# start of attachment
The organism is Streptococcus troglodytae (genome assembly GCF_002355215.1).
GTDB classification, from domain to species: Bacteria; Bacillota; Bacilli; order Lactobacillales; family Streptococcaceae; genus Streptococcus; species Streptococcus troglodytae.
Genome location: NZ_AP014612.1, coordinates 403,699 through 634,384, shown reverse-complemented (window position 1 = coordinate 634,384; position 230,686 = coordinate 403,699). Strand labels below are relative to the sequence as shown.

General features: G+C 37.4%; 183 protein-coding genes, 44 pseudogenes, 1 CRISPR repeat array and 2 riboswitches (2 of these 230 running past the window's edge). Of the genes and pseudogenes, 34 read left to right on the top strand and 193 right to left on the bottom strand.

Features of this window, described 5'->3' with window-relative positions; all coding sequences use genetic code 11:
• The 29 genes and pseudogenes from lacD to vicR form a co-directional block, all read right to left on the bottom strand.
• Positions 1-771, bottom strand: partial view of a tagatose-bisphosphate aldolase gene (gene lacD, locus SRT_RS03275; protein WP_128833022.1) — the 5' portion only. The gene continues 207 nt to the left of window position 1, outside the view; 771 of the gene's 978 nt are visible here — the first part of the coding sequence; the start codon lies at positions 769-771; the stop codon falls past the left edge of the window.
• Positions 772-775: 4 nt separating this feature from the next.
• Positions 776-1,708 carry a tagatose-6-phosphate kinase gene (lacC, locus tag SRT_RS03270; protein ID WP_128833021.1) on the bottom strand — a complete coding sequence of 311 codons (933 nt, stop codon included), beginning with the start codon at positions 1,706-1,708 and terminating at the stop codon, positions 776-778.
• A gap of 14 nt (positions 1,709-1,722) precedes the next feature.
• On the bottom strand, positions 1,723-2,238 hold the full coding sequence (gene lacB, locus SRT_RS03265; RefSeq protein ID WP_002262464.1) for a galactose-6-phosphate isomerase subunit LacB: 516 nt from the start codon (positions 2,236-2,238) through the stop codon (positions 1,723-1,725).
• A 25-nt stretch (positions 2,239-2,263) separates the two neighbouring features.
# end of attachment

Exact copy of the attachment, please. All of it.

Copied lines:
The organism is Streptococcus troglodytae (genome assembly GCF_002355215.1).
GTDB classification, from domain to species: Bacteria; Bacillota; Bacilli; order Lactobacillales; family Streptococcaceae; genus Streptococcus; species Streptococcus troglodytae.
Genome location: NZ_AP014612.1, coordinates 403,699 through 634,384, shown reverse-complemented (window position 1 = coordinate 634,384; position 230,686 = coordinate 403,699). Strand labels below are relative to the sequence as shown.

General features: G+C 37.4%; 183 protein-coding genes, 44 pseudogenes, 1 CRISPR repeat array and 2 riboswitches (2 of these 230 running past the window's edge). Of the genes and pseudogenes, 34 read left to right on the top strand and 193 right to left on the bottom strand.

Features of this window, described 5'->3' with window-relative positions; all coding sequences use genetic code 11:
• The 29 genes and pseudogenes from lacD to vicR form a co-directional block, all read right to left on the bottom strand.
• Positions 1-771, bottom strand: partial view of a tagatose-bisphosphate aldolase gene (gene lacD, locus SRT_RS03275; protein WP_128833022.1) — the 5' portion only. The gene continues 207 nt to the left of window position 1, outside the view; 771 of the gene's 978 nt are visible here — the first part of the coding sequence; the start codon lies at positions 769-771; the stop codon falls past the left edge of the window.
• Positions 772-775: 4 nt separating this feature from the next.
• Positions 776-1,708 carry a tagatose-6-phosphate kinase gene (lacC, locus tag SRT_RS03270; protein ID WP_128833021.1) on the bottom strand — a complete coding sequence of 311 codons (933 nt, stop codon included), beginning with the start codon at positions 1,706-1,708 and terminating at the stop codon, positions 776-778.
• A gap of 14 nt (positions 1,709-1,722) precedes the next feature.
• On the bottom strand, positions 1,723-2,238 hold the full coding sequence (gene lacB, locus SRT_RS03265; RefSeq protein ID WP_002262464.1) for a galactose-6-phosphate isomerase subunit LacB: 516 nt from the start codon (positions 2,236-2,238) through the stop codon (positions 1,723-1,725).
• A 25-nt stretch (positions 2,239-2,263) separates the two neighbouring features.